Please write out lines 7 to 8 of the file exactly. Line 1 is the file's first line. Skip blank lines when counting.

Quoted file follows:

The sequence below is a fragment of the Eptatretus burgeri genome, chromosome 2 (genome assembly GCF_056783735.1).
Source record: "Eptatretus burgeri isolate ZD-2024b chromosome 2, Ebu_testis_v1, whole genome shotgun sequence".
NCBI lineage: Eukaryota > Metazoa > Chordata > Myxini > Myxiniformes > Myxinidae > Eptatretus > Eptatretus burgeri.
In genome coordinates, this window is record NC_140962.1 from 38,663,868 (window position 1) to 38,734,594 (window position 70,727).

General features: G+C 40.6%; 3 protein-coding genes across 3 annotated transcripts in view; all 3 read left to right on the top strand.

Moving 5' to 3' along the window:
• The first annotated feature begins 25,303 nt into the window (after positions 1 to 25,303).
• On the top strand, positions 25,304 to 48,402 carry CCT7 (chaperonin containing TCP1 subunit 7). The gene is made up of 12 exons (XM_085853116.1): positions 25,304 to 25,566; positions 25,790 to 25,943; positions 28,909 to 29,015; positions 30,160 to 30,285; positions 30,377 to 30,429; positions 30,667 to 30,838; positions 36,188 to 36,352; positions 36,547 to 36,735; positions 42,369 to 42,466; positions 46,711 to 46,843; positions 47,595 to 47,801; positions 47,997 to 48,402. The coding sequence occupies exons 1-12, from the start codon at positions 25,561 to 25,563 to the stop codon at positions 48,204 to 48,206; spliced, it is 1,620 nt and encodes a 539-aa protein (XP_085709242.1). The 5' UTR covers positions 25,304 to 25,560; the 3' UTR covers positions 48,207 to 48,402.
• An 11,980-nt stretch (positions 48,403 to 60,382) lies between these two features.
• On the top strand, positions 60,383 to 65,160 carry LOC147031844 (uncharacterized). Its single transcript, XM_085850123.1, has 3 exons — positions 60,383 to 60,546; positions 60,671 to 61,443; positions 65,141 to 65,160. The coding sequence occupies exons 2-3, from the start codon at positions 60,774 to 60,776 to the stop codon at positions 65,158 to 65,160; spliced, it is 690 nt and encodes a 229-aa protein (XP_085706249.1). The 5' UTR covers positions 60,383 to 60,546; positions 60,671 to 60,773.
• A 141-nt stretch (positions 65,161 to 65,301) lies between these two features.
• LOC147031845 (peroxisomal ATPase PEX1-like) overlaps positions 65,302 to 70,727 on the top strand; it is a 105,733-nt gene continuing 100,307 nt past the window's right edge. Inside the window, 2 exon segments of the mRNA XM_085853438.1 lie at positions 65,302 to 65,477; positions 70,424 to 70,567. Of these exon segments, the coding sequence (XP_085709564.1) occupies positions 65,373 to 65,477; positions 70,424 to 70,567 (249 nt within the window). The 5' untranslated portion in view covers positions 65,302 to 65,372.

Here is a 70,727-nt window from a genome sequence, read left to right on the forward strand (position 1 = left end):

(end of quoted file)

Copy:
• The first annotated feature begins 25,303 nt into the window (after positions 1 to 25,303).
• On the top strand, positions 25,304 to 48,402 carry CCT7 (chaperonin containing TCP1 subunit 7). The gene is made up of 12 exons (XM_085853116.1): positions 25,304 to 25,566; positions 25,790 to 25,943; positions 28,909 to 29,015; positions 30,160 to 30,285; positions 30,377 to 30,429; positions 30,667 to 30,838; positions 36,188 to 36,352; positions 36,547 to 36,735; positions 42,369 to 42,466; positions 46,711 to 46,843; positions 47,595 to 47,801; positions 47,997 to 48,402. The coding sequence occupies exons 1-12, from the start codon at positions 25,561 to 25,563 to the stop codon at positions 48,204 to 48,206; spliced, it is 1,620 nt and encodes a 539-aa protein (XP_085709242.1). The 5' UTR covers positions 25,304 to 25,560; the 3' UTR covers positions 48,207 to 48,402.